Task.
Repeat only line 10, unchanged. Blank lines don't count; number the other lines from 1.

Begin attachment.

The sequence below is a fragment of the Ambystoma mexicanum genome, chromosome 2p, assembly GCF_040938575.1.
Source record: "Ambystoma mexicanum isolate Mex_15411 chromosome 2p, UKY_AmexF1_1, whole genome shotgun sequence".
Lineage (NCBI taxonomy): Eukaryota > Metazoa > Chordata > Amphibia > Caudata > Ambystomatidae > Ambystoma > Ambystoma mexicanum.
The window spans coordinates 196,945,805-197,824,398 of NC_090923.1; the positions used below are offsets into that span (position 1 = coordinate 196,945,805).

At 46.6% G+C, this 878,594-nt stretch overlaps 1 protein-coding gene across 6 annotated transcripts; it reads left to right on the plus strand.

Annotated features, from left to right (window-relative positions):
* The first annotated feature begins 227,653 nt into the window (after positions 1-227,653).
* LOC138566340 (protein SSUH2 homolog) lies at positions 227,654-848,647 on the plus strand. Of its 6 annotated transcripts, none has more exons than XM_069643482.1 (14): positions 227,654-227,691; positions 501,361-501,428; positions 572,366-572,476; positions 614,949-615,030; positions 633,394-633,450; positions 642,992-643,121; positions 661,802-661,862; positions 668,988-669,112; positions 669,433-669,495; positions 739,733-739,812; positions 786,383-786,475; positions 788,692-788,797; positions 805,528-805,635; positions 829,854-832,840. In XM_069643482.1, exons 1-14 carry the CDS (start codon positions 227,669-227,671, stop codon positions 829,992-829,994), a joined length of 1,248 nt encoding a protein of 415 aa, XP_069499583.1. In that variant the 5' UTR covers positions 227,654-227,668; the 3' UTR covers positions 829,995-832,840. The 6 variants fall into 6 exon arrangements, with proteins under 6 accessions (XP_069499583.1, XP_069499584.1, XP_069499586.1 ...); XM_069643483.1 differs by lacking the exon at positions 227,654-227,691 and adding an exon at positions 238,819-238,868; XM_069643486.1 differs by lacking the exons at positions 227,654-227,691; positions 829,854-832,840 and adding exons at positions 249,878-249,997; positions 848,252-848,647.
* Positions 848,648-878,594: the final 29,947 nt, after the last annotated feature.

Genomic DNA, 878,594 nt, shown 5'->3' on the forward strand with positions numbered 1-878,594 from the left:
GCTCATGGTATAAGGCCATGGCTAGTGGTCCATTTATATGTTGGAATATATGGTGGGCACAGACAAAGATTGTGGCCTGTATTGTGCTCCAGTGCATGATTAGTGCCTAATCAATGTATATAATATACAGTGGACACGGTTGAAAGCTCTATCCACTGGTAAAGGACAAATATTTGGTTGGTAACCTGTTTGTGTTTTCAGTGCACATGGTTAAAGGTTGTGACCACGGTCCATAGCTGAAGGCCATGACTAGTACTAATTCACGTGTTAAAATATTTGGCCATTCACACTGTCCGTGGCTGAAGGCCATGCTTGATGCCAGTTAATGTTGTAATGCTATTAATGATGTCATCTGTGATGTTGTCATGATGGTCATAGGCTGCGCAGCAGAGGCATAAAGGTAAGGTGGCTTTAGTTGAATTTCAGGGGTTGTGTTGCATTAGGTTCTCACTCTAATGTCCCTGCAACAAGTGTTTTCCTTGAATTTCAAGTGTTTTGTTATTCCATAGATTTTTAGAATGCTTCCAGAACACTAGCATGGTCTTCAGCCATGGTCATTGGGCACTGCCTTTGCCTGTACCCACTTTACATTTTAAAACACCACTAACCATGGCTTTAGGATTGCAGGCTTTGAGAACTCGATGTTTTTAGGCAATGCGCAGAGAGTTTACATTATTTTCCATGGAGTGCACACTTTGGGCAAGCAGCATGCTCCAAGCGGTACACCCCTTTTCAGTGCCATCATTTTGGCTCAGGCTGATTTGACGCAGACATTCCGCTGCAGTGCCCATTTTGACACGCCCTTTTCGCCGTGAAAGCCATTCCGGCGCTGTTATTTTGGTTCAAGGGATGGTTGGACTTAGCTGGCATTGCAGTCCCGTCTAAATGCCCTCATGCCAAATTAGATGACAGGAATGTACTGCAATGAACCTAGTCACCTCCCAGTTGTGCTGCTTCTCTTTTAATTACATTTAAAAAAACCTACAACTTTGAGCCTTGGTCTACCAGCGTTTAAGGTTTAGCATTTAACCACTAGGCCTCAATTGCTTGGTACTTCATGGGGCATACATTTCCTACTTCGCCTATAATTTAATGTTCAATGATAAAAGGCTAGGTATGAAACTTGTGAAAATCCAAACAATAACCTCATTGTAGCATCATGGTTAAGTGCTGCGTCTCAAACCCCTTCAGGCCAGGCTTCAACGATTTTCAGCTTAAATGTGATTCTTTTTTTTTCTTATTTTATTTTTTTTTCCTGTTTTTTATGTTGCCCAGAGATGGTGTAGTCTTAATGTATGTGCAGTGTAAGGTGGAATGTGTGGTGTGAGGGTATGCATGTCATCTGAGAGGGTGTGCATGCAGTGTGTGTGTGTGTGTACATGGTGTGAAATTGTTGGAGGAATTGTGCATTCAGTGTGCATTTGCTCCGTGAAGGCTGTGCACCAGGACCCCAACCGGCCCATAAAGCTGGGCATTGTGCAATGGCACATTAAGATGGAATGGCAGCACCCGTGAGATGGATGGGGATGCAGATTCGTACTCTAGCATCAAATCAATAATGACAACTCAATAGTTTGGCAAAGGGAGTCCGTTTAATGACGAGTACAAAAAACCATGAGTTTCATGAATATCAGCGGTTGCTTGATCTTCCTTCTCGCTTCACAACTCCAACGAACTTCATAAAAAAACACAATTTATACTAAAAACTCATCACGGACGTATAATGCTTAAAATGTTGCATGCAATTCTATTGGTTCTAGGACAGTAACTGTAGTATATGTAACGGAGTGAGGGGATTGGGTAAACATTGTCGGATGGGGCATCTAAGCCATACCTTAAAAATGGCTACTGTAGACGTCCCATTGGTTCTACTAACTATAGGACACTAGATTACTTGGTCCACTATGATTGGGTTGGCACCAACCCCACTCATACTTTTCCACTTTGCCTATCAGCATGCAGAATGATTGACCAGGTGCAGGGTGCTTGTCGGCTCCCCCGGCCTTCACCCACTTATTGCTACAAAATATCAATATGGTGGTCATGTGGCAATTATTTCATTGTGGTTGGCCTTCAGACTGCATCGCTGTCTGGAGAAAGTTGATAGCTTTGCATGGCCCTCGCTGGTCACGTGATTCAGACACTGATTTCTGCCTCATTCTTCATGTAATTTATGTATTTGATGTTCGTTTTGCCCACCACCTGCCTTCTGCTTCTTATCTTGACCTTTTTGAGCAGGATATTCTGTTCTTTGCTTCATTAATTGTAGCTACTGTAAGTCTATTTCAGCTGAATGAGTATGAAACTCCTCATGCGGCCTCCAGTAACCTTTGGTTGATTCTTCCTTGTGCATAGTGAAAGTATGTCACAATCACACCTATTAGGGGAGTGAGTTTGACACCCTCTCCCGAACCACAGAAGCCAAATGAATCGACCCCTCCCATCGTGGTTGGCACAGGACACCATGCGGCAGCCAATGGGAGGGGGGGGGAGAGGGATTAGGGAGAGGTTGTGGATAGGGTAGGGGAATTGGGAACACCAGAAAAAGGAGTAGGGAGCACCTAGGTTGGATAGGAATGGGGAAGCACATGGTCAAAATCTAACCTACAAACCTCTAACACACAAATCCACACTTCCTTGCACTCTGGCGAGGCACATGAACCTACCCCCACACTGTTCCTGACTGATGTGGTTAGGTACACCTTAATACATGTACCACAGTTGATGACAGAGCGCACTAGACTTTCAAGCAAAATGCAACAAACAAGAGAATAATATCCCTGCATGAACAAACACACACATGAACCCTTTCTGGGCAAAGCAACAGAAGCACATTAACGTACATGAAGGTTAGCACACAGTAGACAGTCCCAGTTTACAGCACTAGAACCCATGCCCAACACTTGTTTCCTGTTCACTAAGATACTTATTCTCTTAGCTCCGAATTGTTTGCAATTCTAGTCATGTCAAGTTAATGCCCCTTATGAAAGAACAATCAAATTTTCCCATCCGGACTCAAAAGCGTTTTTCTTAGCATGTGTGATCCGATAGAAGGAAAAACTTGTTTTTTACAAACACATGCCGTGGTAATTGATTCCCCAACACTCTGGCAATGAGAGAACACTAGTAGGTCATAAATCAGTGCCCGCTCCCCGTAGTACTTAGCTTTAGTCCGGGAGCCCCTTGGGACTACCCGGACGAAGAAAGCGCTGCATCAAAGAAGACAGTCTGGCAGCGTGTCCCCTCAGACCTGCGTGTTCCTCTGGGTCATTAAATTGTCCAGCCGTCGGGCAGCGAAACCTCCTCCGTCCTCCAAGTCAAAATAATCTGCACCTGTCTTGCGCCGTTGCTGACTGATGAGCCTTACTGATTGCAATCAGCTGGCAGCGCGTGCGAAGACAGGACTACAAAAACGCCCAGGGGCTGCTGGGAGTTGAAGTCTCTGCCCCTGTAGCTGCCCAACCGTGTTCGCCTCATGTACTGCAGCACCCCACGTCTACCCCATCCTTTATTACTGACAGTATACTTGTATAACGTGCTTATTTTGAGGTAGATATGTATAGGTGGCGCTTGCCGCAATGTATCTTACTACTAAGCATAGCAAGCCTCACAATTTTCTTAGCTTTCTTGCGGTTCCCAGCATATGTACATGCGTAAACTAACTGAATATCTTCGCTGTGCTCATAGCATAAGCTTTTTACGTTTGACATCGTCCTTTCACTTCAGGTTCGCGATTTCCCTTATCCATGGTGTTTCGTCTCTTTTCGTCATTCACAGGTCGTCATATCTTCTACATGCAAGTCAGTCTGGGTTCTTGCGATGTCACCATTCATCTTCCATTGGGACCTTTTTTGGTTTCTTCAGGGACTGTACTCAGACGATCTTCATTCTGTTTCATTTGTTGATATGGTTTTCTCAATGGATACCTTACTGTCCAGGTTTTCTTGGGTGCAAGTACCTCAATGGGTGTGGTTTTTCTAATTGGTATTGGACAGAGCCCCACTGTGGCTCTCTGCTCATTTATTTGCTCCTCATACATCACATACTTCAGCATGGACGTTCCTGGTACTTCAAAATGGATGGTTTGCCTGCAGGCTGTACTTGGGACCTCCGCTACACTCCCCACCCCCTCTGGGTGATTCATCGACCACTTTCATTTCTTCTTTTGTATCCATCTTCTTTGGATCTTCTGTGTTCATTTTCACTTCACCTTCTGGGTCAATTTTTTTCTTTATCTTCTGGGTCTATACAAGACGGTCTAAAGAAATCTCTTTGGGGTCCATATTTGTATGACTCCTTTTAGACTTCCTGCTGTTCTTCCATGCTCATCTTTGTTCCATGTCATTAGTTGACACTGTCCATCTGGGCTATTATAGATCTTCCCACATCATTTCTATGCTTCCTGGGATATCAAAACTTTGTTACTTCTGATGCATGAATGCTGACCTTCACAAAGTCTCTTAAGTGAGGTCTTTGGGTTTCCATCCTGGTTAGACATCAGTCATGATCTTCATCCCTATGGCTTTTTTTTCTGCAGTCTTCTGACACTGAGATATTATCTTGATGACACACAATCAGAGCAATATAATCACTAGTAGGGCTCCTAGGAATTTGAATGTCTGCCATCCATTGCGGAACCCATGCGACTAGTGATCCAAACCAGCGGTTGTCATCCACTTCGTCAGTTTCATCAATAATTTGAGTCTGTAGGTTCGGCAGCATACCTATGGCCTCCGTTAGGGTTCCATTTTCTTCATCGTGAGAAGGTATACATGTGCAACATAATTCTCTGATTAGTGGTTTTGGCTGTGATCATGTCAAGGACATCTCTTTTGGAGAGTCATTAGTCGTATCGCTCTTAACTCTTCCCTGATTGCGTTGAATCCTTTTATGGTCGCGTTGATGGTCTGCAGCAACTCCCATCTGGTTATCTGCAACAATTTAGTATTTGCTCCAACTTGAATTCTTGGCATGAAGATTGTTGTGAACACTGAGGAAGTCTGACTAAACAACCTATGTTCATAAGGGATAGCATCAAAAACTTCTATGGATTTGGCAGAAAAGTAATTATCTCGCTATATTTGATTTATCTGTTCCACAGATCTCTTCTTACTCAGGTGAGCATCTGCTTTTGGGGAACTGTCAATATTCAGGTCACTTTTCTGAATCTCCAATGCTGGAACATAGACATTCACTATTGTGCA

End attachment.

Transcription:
Genomic DNA, 878,594 nt, shown 5'->3' on the forward strand with positions numbered 1-878,594 from the left: